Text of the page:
Turkey Accuses US of ‘encouraging’ Terror in Statement on Suspension of Mayors
Turkey has accused the United States of meddling in its internal affairs and inciting terror after the US Embassy in Ankara published a statement reacting to Turkey’s suspension of 28 mayors on Sunday and urging authorities to respect the rule of law and individual rights.
“Such irresponsible statements only encourage terror,” said Interior Minister Süleyman Soylu on Monday during an Eid event. “No one has the right to do that. Especially the envoys of countries we define as friends and allies do not have the right to make evaluations on this issue. Describing Turkey in such a way is a great unfairness for our country and nation. It is a statement that includes an element of incitement.”
In their statement, published on the embassy’s website on Monday, the US said it supported Turkey’s right to defend itself, but “As Turkish authorities investigate allegations that some local officials have participated in or provided material support to terrorist groups, we note the importance of respect for judicial due process and individual rights, including the right of peaceful political expression, as enshrined in the Turkish Constitution. We hope that any appointment of trustees will be temporary and that local citizens will soon be permitted to choose new local officials in accordance with Turkish law.”
Soylu said he was “saddened” by the statement, “We see it as an intervention into Turkey’s domestic affairs and find such an evaluation unacceptable.”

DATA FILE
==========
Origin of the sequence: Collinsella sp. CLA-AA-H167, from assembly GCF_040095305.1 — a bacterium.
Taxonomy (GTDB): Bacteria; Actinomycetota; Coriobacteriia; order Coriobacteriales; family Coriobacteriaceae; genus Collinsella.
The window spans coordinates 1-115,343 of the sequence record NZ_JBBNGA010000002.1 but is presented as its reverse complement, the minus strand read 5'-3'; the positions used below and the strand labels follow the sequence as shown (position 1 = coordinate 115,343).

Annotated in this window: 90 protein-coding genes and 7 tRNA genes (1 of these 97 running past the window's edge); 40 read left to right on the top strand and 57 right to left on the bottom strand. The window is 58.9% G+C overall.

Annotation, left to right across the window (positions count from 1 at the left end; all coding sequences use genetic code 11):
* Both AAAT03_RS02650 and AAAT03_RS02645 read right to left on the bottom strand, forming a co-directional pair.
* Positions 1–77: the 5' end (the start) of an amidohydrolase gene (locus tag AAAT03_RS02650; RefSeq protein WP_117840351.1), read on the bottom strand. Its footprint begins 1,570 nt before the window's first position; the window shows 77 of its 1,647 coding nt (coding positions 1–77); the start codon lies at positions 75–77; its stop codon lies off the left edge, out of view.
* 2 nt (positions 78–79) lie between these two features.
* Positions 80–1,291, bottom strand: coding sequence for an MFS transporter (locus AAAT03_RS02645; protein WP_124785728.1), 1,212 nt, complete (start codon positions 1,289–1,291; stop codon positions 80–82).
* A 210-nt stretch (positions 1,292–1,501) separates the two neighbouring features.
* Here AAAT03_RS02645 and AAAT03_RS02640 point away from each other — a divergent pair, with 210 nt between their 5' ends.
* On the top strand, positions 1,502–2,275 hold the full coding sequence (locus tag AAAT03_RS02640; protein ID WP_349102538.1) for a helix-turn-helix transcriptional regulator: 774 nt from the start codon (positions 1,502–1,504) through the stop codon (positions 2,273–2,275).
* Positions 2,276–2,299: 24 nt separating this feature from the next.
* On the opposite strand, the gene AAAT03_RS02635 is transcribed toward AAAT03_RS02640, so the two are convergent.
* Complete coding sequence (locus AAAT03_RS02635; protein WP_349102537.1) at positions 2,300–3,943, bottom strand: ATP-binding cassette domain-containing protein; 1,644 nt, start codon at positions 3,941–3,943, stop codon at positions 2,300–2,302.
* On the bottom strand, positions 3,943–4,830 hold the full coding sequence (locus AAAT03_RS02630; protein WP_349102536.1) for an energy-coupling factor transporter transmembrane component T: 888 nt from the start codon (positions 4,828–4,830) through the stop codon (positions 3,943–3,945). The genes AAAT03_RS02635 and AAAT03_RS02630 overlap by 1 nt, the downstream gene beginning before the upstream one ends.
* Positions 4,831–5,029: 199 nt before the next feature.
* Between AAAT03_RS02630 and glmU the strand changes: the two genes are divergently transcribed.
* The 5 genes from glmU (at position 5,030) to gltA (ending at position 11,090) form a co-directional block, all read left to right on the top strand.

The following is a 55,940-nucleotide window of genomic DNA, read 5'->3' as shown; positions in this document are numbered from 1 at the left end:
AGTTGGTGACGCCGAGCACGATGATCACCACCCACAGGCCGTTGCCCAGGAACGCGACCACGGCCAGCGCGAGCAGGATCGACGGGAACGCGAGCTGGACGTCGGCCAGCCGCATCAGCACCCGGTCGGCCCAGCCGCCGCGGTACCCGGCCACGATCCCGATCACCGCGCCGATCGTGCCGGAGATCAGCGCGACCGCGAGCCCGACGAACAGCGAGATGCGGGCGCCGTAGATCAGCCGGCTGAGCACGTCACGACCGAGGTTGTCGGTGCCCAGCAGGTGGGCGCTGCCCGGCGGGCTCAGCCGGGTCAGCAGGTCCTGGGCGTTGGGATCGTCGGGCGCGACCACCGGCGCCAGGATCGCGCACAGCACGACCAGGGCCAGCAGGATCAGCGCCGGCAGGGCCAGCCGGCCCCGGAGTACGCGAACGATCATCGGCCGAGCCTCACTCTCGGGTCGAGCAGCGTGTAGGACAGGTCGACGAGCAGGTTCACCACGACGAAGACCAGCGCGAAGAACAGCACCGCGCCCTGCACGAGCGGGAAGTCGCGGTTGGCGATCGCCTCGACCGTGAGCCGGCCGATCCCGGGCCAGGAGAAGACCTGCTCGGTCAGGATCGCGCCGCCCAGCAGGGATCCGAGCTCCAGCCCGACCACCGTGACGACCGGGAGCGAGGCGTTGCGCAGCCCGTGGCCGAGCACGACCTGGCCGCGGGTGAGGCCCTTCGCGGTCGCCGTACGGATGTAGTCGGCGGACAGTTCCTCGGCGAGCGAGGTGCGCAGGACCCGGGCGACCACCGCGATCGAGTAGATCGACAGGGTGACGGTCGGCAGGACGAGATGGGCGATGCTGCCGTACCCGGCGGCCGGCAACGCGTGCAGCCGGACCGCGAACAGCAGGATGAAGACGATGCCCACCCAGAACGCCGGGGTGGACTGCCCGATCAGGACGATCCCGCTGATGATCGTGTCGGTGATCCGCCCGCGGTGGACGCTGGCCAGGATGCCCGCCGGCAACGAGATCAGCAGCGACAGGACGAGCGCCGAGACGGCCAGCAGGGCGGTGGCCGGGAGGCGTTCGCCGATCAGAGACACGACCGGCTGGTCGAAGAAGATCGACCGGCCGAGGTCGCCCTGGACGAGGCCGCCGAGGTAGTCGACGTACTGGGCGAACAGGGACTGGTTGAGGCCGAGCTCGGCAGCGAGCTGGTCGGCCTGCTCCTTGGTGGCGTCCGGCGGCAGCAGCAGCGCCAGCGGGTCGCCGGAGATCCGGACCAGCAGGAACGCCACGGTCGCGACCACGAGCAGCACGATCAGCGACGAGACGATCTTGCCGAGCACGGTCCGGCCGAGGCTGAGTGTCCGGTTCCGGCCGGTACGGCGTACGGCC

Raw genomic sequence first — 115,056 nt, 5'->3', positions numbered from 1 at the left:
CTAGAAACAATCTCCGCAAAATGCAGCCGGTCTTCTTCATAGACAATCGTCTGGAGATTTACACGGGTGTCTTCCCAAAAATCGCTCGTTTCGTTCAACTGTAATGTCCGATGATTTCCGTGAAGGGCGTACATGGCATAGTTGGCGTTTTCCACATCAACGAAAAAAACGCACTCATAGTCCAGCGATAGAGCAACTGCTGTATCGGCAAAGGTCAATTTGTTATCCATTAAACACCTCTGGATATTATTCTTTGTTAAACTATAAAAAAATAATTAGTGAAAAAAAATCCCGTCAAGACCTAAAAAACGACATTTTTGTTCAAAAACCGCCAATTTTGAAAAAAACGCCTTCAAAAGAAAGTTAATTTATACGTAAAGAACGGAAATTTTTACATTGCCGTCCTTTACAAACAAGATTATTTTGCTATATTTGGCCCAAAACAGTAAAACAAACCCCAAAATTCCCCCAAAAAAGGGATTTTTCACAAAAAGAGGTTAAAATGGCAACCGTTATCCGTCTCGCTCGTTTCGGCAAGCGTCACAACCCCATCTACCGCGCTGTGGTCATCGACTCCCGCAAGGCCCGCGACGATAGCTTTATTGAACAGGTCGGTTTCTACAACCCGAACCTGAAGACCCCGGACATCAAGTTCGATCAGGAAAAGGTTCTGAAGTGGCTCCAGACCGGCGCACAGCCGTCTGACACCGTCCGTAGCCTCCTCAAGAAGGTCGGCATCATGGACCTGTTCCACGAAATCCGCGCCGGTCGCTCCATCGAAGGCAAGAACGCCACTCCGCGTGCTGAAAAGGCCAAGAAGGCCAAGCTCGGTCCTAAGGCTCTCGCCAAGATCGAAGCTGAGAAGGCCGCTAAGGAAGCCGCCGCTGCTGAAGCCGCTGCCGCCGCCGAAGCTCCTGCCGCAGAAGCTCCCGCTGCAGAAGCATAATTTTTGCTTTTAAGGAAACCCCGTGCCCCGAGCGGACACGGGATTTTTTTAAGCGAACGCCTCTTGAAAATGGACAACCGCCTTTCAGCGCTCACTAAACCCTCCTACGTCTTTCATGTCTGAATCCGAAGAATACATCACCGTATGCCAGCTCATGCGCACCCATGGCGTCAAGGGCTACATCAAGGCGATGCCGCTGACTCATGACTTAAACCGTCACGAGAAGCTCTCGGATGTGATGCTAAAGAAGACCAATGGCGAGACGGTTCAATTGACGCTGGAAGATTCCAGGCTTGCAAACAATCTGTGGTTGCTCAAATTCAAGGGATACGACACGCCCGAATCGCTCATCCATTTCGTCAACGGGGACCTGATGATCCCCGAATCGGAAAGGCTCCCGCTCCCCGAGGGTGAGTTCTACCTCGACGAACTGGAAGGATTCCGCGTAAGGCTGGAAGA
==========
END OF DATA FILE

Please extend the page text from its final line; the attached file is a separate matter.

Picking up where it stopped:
Turkish Prime Minister Binali Yıldırım also condemned the Americans’ statement, saying that it was unacceptable to “give Turkey a democracy lesson,” when speaking to reporters in Istanbul after Eid prayers.
Ankara has accused 28 municipal leaders of using government funds to support terrorist groups. The majority of those suspended were alleged to have ties with the Kurdistan Workers Party (PKK) and a few with the Gulen movement.
The suspensions were done using powers given to Ankara under the state of emergency imposed after the failed coup of July 15.
The opposition Peoples’ Democratic Party (HDP) condemned the suspensions as violating the constitution and international agreements Turkey is a party to.
“Ignoring the voters’ will, rendering local administrators ineffective, this unlawful regulation is null and void for us,” HDP said in a statement published on its website Sunday.
“This unlawful arbitrary attitude will do nothing but intensify existing issues, causing the Kurdish issues to become unresolvable to further degrees,” the party warned.
The PKK has denied that they received any funds from municipal governments, said Murat Karayilan, a member of the PKK’s Executive Committee, adding that Kurds would not accept the mayors’ removal, ANF, a media outlet close to the PKK, reported.